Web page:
A Hidden Reason To Buy A Rear-Wheel-Drive Tesla Model 3 Long Range

Blue Tesla Model 3


The Tesla Model 3 Long Range comes with Model 3 Performance rear-motor horsepower and torque.

We keep getting great news on the performance capabilities of the new Tesla Model 3 and the story is getting even better. First off, the Model 3 charges faster than even Tesla’s Model S 100D (see excellent analysis by ABRP). Second, it has great range. Third, owners appear to be getting mid-4-second 0-60-mph acceleration times, which is much quicker than Tesla’s advertised number (data here).

Why? Is it a fluke? Is it just one car?

One might have assumed so until we received some dyno test results from Mountain Pass Performance that show a Model 3 LR RWD putting out 325 HP and 320 ft-lb of torque. That compares to a Tesla EPA horsepower rating of 258 HP.  That’s 25% more horsepower than in the Tesla/EPA document.

Maybe the dyno numbers are wrong?

We don’t think so. We ran the exact same dyno horsepower and torque curves in our computer model and it predicts the same mid-4-second 0-60-mph time as the tested number.

To be clear, the 325 HP dyno number is with a fully charged battery. Perhaps the Tesla/EPA motor HP number is quoted at a lower charge level? That makes sense at first glance but Mountain Pass engineering ran the dyno test at lower charge levels. Even at low SOC’s, the tested HP came out higher than the Tesla/EPA HP number.

We are at a bit of a loss explaining why Tesla is shipping some (all?) Model 3 LR RWD cars with rear-motor HP specs rivaling the Performance version, but why look a gift horse in the mouth?

Analytical charts

Our performance computer model generates some interesting plots for those that want more details. The first plot is simply our representation of the Mountain Pass dyno data. This map was input to our computer model to predict 0-60-mph times and quarter-mile times.

The second chart shows what our model predicts for distance versus time and the corresponding quarter mile time.

The third chart shows velocity versus time and the corresponding 0-60-mph time prediction.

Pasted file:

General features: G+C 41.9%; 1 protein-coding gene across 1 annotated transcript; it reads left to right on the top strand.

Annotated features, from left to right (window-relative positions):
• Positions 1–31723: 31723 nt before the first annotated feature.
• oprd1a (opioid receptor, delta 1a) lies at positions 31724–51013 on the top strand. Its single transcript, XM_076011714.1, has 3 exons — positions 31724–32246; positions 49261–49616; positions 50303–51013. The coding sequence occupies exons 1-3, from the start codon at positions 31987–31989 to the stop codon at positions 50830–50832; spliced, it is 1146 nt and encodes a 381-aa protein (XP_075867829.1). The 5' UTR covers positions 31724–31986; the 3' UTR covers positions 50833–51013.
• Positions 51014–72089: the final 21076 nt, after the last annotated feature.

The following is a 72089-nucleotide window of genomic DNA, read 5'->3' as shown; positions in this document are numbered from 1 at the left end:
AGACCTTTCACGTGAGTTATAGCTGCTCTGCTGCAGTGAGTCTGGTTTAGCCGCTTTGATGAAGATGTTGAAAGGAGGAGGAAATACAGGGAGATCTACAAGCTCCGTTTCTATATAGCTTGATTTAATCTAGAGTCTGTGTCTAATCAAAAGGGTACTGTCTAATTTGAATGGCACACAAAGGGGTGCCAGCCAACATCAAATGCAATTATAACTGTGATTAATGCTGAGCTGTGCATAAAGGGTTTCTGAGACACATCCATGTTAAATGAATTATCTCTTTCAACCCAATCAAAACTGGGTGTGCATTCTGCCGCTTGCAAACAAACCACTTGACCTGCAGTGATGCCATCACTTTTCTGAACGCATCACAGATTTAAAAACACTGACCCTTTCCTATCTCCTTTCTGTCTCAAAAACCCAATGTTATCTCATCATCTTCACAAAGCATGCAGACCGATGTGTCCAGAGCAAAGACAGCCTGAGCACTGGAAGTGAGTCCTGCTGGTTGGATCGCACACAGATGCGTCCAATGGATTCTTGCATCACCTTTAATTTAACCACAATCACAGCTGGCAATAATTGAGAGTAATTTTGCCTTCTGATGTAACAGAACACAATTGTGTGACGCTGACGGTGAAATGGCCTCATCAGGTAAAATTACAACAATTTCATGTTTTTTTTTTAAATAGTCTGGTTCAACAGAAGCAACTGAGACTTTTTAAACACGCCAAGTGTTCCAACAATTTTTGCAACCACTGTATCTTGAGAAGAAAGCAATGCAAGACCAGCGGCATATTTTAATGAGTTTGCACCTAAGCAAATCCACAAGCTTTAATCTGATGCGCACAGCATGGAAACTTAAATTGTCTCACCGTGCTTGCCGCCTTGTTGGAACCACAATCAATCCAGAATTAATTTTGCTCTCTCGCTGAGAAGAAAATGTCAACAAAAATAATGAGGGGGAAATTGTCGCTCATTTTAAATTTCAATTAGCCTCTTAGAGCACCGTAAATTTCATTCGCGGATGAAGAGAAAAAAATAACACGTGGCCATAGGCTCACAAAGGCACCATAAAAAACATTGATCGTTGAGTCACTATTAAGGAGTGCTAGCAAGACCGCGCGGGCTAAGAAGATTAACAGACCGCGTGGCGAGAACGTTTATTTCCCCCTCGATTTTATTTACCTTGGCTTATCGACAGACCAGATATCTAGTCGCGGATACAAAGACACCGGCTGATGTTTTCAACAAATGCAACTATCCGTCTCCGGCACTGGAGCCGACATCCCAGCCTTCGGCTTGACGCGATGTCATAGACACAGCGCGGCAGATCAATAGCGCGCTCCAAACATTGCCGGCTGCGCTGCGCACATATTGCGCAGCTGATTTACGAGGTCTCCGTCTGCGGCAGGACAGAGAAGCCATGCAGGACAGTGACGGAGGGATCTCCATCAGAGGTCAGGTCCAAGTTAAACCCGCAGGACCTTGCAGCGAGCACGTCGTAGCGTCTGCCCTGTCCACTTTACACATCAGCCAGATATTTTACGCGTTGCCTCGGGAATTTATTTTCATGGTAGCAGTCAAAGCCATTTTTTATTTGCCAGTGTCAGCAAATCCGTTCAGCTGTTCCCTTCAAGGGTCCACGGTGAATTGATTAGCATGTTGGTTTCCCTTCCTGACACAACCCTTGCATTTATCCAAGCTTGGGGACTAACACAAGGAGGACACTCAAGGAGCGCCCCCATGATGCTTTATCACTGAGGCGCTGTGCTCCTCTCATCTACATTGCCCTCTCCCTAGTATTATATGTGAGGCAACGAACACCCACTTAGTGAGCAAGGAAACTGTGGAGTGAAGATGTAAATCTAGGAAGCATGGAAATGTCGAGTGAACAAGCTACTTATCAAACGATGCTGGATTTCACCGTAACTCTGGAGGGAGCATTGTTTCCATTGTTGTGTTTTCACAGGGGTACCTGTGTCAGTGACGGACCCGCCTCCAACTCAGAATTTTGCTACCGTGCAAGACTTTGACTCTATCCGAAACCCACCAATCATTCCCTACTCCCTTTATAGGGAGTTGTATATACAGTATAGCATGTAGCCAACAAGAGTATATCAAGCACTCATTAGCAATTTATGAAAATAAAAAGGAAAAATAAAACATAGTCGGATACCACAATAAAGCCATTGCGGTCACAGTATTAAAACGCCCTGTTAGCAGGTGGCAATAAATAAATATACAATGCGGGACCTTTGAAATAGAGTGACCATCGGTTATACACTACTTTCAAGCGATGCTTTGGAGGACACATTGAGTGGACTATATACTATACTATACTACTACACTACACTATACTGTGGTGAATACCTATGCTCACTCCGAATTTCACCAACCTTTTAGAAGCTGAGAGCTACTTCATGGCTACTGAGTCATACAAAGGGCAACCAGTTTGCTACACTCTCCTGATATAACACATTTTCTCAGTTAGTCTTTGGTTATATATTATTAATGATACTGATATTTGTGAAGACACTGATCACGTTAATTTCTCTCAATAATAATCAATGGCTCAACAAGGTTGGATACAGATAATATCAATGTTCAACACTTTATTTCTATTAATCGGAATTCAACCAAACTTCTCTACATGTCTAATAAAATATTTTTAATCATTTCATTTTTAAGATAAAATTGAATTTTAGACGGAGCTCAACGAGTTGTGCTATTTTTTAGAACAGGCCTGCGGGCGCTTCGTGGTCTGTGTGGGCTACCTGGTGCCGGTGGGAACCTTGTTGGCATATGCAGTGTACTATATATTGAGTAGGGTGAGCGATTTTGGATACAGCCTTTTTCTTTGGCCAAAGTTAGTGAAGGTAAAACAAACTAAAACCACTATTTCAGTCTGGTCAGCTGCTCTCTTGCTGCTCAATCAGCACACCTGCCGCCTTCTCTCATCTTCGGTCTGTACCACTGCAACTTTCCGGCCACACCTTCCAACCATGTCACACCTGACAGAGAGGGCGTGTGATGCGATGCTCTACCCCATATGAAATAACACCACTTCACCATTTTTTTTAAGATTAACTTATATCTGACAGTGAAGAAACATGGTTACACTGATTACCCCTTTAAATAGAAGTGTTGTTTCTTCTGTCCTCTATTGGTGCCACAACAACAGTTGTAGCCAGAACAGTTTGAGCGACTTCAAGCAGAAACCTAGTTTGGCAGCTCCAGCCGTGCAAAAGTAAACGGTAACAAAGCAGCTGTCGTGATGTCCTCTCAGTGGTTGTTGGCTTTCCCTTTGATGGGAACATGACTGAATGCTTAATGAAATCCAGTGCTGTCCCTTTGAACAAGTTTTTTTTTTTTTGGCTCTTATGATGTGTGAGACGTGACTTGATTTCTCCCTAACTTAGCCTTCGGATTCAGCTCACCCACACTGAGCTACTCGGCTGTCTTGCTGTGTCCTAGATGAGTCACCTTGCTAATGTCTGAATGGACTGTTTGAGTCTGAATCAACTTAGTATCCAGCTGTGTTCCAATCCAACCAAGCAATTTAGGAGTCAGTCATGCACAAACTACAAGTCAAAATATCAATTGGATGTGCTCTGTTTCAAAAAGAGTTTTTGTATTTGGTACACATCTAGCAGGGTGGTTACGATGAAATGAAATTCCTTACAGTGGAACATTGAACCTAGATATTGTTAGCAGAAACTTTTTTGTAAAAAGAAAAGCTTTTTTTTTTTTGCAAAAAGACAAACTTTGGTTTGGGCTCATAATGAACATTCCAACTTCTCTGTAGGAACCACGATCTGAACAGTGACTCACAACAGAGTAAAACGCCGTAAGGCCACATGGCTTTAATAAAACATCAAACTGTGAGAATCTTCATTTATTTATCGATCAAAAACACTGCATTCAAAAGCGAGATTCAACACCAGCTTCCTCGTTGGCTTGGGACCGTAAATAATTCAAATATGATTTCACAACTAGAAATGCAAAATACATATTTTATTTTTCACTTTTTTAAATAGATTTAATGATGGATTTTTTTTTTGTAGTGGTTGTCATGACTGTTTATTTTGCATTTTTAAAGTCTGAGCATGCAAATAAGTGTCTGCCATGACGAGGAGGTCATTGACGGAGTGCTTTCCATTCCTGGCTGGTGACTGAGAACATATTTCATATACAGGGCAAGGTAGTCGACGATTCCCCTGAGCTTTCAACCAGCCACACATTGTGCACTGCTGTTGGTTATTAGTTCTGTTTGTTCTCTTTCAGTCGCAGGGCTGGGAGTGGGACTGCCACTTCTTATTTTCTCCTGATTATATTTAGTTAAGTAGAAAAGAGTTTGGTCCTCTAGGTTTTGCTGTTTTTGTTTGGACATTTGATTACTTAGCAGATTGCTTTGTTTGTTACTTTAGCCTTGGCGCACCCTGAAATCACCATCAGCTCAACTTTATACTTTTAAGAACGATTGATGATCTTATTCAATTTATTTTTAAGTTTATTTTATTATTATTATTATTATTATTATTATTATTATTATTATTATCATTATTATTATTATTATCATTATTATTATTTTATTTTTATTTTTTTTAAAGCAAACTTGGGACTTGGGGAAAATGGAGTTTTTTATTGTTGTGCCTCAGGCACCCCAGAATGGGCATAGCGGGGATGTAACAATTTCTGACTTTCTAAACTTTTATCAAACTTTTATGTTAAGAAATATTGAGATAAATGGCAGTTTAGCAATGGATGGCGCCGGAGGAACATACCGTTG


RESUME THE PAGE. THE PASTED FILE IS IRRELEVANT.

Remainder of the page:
Thanks to Keith Ritter for the computer modeling numbers

Categories: Tesla

Tags: , ,

Leave a Reply

45 Comments on "A Hidden Reason To Buy A Rear-Wheel-Drive Tesla Model 3 Long Range"

newest oldest most voted

FYI, Autobild did some official measurements in Europe with M3LR.
0-160 km/h ( 0-100 mph ) in 13,2 seconds
0-200 km/h ( 0-125 mph ) in 23,5 seconds.


I guess we know the 100-125mph roll-on for the M3LR. The converse is how much 0-60 acceleration gas cars give up on the other end.

“In EU”, someone might not give up 160-200 km/h, before they would give up a 4.5 second 0-100, for a 5.5 second 0-100 (0-62mph). I think most would decide on 0, to highway speed, maybe 70mph, performance.

Thanks for the info and link, ZOE. I looked at Autobild’s complete acclesration results on the link you provided – their measured acceleration speeds closely matched what our calcs estimate for a 271 HP motor output, not the 320 HP output that Mountain Pass measured. Example: Autobild measured 5.5 seconds 0-60 km/h (62 mph), which works out to about 5.2 seconds 0-60 mph. The 0-200 km/h time also was very close to what I calc’ed for 271 HP motor output.

That gives me reason to think Tesla’s RWD drive units that they install in the LR RWD version may have a range of max HP ratings. These high HP, faster-than-spec’ed acceleration times, though common, are a random free “bonus” and not “guaranteed”.


Mopar (Plymouth) use to ship 400hp cars in the 1960s that were way underrated also. Insurance reasons was the logic.